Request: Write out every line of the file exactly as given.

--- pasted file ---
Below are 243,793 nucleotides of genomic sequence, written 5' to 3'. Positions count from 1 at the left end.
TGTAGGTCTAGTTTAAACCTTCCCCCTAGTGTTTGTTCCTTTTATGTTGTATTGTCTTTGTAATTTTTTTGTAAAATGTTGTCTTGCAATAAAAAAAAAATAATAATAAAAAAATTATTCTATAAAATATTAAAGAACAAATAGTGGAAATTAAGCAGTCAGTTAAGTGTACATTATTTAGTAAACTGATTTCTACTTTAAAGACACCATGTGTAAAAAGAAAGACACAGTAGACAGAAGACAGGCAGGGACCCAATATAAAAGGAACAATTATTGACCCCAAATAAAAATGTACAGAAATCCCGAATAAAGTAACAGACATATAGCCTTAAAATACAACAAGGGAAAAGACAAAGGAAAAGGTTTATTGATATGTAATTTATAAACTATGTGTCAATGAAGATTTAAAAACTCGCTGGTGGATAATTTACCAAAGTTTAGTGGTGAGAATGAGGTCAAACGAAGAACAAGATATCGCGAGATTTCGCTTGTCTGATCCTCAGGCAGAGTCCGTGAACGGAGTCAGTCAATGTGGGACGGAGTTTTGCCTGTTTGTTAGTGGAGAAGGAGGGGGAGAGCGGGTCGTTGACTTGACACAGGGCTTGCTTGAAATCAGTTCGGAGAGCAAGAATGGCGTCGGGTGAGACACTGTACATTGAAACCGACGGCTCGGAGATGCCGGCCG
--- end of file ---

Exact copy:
Below are 243,793 nucleotides of genomic sequence, written 5' to 3'. Positions count from 1 at the left end.
TGTAGGTCTAGTTTAAACCTTCCCCCTAGTGTTTGTTCCTTTTATGTTGTATTGTCTTTGTAATTTTTTTGTAAAATGTTGTCTTGCAATAAAAAAAAAATAATAATAAAAAAATTATTCTATAAAATATTAAAGAACAAATAGTGGAAATTAAGCAGTCAGTTAAGTGTACATTATTTAGTAAACTGATTTCTACTTTAAAGACACCATGTGTAAAAAGAAAGACACAGTAGACAGAAGACAGGCAGGGACCCAATATAAAAGGAACAATTATTGACCCCAAATAAAAATGTACAGAAATCCCGAATAAAGTAACAGACATATAGCCTTAAAATACAACAAGGGAAAAGACAAAGGAAAAGGTTTATTGATATGTAATTTATAAACTATGTGTCAATGAAGATTTAAAAACTCGCTGGTGGATAATTTACCAAAGTTTAGTGGTGAGAATGAGGTCAAACGAAGAACAAGATATCGCGAGATTTCGCTTGTCTGATCCTCAGGCAGAGTCCGTGAACGGAGTCAGTCAATGTGGGACGGAGTTTTGCCTGTTTGTTAGTGGAGAAGGAGGGGGAGAGCGGGTCGTTGACTTGACACAGGGCTTGCTTGAAATCAGTTCGGAGAGCAAGAATGGCGTCGGGTGAGACACTGTACATTGAAACCGACGGCTCGGAGATGCCGGCCG